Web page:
Blood Pressure Provides
New Heart Disease Clue

A difference in blood pressure between one arm and the other that varies by more than 10 indicates a higher risk of a heart attack or stroke, according to the American Journal of Medicine. A recent study in the journal said that potential risk may show in systolic blood pressure. Also known as “the top number,” systolic blood pressure measures the pressure in the arteries when the heart beats (contracts).

A difference in blood pressure between one arm and the other can signify a buildup of arterial plaque (atherosclerosis). Plaque buildup causes blockages, which decrease blood flow and change blood pressure. A blood pressure difference between arms would not only help identify blockage in an upper extremity, but would also indicate the need to screen other areas of the body for blockages.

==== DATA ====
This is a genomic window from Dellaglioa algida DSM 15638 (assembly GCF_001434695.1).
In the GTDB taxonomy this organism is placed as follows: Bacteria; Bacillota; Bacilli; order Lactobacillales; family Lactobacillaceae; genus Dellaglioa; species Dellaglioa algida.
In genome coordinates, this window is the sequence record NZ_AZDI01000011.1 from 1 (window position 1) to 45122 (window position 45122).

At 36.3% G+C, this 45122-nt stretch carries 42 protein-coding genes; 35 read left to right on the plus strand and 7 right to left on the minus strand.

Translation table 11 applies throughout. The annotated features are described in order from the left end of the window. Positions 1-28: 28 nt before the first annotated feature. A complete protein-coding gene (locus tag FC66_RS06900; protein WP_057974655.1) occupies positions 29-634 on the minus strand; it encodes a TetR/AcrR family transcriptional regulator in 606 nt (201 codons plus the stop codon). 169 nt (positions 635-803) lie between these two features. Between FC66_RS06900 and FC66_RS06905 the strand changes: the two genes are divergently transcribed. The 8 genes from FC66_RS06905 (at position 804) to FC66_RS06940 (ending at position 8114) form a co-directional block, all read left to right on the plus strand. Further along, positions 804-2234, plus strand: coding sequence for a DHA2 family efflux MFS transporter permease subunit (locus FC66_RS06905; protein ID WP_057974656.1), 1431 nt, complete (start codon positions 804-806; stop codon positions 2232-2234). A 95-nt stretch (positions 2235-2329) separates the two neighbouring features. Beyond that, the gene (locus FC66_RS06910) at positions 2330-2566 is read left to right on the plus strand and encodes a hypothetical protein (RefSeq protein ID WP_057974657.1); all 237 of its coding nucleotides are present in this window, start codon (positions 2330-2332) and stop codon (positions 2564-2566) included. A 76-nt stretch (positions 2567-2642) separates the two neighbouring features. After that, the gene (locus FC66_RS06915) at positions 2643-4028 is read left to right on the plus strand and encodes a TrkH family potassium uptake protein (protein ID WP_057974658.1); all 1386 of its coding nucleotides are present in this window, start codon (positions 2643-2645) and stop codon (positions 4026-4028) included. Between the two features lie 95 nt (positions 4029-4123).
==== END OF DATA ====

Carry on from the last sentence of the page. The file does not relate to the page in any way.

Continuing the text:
Results of atherosclerosis (or peripheral artery disease, which is a result of atherosclerosis) can range from leg pain while walking to amputation due to leg-artery blockages. With diagnosis, a clinician can use a variety of measures to decrease the risk of future cardiovascular events.

Besides checking blood pressure in both arms and careful physical examination, a number of basic tests can also help guide a clinician to diagnosis and a treatment plan. Anyone 65 and up should undergo screening for peripheral artery disease (50 and up with risk factors).

Are you at risk for heart disease? Take our free health risk assessment. Find out about North Shore-LIJ’s Cardiovascular Services by calling 855-HEART-11 (855-432-7811).

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